Japan ended the International Judo Federation (IJF) World Championships in Tokyo in style by winning the mixed team event for the third year in succession.
The hosts defeated France 4-2, Shori Hamada pinning Madeleine Malonga in osaekomi to seal victory following an enthralling series of final bouts.
Japan had called up two of their biggest names – Shohei Ono and Chizuru Arai – for the final, and they proved crucial in ensuring they retained the mixed team title claimed from Budapest in 2017 and Baku last year.
Bronze medals went to Russia and Brazil, after they claimed victories over Azerbaijan and Mongolia respectively.
In the mixed team event, teams of three male judoka, at under-73 kilograms, under-90kg and over-90kg, and three female judoka, from under-57kg, under-70kg and over-70kg, competed together under their national flags. This year’s event had even more importance, as the mixed team competition will make its Olympic debut as a medal event at Tokyo 2020 next summer.
Japan were dominant in reaching the final, seeing off South Korea and Brazil without losing a fight, whilst France were less convincing, needing to come from behind in all of their matches against Austria, Cuba and Russia.
In the final, Japan started strongly in the men’s over-90 kilogram fight, Kokoro Kageura sweeping Cyrille Maret for ippon.
Any thoughts the packed home crowd were having of a whitewash were quickly erased however, when under-57kg silver medallist Tsukasa Yoshida was thrown for ippon by Sarah-Leonie Cysique after just 24 seconds.
Ono then took centre stage and continued his fine performance from throughout these Championships after returning from a three-year absence while he studied at university. The under-73kg world and Olympic champion ruthlessly threw Guillaime Chaine twice within 30 seconds using his favoured uchi-mata technique to put Japan ahead.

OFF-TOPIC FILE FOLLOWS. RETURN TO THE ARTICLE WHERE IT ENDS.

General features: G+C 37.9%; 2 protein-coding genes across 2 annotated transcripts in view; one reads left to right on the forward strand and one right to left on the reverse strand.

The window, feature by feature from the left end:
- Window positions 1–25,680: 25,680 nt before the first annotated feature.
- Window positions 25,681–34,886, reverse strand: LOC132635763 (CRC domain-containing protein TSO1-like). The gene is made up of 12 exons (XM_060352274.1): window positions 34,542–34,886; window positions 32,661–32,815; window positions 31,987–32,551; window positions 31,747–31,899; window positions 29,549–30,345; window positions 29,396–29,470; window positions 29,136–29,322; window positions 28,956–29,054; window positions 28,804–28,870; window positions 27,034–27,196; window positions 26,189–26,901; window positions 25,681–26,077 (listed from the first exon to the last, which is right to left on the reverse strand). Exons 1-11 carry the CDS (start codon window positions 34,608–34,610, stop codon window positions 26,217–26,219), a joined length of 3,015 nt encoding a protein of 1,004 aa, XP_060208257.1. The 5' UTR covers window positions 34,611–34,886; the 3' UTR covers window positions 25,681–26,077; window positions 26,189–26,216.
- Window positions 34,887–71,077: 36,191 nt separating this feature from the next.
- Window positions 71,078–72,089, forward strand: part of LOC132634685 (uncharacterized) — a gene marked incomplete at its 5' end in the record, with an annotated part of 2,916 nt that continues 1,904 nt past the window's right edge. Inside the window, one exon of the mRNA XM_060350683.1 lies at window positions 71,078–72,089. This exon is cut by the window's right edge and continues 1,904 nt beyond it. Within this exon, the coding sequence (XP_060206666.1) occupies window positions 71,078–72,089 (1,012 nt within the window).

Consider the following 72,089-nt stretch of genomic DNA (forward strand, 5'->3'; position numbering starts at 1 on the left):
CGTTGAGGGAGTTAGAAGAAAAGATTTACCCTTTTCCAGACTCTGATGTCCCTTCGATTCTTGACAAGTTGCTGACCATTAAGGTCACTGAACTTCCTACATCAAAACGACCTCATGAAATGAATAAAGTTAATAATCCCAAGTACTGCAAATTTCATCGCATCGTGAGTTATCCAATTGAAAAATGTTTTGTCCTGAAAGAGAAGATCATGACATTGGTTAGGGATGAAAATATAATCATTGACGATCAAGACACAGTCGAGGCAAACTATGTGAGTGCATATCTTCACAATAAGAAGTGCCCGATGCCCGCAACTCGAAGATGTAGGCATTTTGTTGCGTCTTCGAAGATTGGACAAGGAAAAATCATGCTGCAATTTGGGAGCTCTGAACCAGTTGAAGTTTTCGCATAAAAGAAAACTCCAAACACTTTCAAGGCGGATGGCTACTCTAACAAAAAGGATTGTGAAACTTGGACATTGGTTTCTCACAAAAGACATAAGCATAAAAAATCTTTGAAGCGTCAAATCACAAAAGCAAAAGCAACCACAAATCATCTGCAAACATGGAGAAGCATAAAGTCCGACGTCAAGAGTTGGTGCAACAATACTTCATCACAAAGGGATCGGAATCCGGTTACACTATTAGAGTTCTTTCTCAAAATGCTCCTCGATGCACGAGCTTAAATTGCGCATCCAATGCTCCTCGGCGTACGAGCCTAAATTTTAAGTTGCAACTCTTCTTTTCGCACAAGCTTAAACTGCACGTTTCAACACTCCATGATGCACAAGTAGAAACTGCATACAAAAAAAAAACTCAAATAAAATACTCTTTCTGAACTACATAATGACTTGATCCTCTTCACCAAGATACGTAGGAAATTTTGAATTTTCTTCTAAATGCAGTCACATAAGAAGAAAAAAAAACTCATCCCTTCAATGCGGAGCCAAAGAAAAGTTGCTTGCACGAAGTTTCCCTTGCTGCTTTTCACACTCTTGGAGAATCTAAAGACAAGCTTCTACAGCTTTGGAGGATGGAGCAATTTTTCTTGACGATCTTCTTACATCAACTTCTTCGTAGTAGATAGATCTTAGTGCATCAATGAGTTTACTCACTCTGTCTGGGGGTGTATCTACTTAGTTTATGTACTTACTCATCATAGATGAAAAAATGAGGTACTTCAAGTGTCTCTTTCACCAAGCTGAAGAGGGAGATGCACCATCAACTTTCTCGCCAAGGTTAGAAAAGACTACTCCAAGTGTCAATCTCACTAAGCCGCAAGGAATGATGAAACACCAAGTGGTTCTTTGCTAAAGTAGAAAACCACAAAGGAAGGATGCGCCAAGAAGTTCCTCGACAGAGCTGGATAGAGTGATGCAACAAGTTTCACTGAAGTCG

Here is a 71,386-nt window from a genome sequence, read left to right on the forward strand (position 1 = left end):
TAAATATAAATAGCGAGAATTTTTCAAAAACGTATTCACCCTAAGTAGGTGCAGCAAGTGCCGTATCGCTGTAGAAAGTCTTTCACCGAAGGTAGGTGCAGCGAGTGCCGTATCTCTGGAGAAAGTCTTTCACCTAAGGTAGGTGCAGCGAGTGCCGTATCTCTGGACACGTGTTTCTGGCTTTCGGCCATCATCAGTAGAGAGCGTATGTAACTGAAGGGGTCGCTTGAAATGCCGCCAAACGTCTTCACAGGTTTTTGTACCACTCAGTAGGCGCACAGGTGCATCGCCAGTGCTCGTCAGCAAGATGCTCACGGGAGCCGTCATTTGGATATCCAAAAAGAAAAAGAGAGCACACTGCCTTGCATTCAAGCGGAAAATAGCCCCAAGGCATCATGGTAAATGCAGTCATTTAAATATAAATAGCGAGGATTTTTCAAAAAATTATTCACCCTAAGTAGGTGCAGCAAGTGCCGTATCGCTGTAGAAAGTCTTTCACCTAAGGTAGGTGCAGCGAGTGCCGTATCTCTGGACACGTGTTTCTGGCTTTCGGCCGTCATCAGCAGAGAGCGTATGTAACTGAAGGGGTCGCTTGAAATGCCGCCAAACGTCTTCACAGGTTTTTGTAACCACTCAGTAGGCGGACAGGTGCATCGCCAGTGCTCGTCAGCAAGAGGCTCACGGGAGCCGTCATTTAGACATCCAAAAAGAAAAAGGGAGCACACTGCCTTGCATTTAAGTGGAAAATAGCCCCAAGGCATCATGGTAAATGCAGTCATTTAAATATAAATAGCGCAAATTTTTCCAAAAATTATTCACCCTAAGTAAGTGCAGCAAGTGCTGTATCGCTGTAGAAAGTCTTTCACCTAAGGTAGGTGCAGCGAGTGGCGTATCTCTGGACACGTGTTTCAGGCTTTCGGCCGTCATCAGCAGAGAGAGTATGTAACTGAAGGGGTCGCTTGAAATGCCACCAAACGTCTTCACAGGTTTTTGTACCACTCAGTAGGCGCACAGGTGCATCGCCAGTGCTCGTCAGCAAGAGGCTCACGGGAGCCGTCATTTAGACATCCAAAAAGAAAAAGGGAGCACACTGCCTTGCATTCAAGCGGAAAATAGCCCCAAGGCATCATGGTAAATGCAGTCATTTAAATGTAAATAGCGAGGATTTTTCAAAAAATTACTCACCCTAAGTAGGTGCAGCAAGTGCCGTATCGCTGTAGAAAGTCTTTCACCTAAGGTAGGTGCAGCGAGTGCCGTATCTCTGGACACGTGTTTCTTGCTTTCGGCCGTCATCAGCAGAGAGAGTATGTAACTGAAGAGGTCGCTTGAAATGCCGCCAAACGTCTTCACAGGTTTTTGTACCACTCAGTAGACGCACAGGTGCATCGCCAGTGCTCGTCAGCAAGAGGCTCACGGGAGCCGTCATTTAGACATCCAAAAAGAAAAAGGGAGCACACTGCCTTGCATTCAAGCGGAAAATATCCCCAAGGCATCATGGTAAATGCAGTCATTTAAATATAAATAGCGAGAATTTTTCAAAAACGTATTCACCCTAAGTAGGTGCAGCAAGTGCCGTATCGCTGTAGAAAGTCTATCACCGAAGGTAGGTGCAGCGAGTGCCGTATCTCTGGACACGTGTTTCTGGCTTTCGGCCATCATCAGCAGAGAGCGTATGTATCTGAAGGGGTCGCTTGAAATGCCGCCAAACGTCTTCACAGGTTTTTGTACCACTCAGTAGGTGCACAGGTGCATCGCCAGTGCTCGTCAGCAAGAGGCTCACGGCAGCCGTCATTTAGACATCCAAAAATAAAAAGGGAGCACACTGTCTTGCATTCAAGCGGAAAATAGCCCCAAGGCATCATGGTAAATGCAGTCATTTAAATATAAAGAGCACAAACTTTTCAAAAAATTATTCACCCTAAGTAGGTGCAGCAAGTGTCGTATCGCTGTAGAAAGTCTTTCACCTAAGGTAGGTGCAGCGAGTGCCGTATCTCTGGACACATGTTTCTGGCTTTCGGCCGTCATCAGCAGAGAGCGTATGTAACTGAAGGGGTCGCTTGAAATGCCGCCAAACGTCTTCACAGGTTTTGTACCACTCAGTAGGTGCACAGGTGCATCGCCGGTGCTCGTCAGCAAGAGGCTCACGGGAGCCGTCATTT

Arai, who lost her under-70kg title in one of the most stunning upsets of these Championships, then put Japan one win from the title as she beat Marie-Ève Gahié, the woman who took her individual crown. After an engrossing fight, in which Gahié nearly threw Arai for ippon, the Japanese judoka won by osaekomi in the final 30 seconds of the match.
Axel Clerget gave France hope as he beat Sanshiro Murao in the under-90kg clash, overcoming an extensive mid-fight medical time-out for strapping on his shoulder. In golden score, Clerget pinned Murao who tapped out, only for the referee on the tatami to initially miss the submission and it to be awarded by video decision.
The title then came down to a repeat of the under-78kg final between Malonga and Hamada, with the Japanese judoka gaining revenge for the loss of her individual crown with a ruthless osaekomi in the final bout of an extraordinary week of judo.
The final of the mixed team event brought the Championships to a close with organisers of next year’s Olympic Games say they are “delighted” with the event which have doubled as a test event for Tokyo 2020. The World Championships have taken place at the Nippon Budokan in the Japanese capital city, which will also host the Olympic judo competition next summer. It provided an opportunity to test how the organisation and facilities would hold up to hosting a major sporting event ahead of the Games.
A number of Tokyo 2020 test events have produced mixed results, however, with the judo taking place indoors and at a venue which has hosted competitive martial arts events for decades, including the 1964 Olympics when the sport made its debut in the Games, organisers revealed they are very satisfied with how the test event has gone.
“We are delighted with the proceedings and the outcome of the IJF World Judo Championships Tokyo 2019,” Masa Takaya, Tokyo 2020 spokesperson, said.
“Athletes were able to give their best performances in front of thousands of fans in the Nippon Budokan, Japan’s heart of martial arts.
“The Championships also served as a Tokyo 2020 test event and our teams on site were able to learn a lot which further guarantees the successful delivery of the Games next year.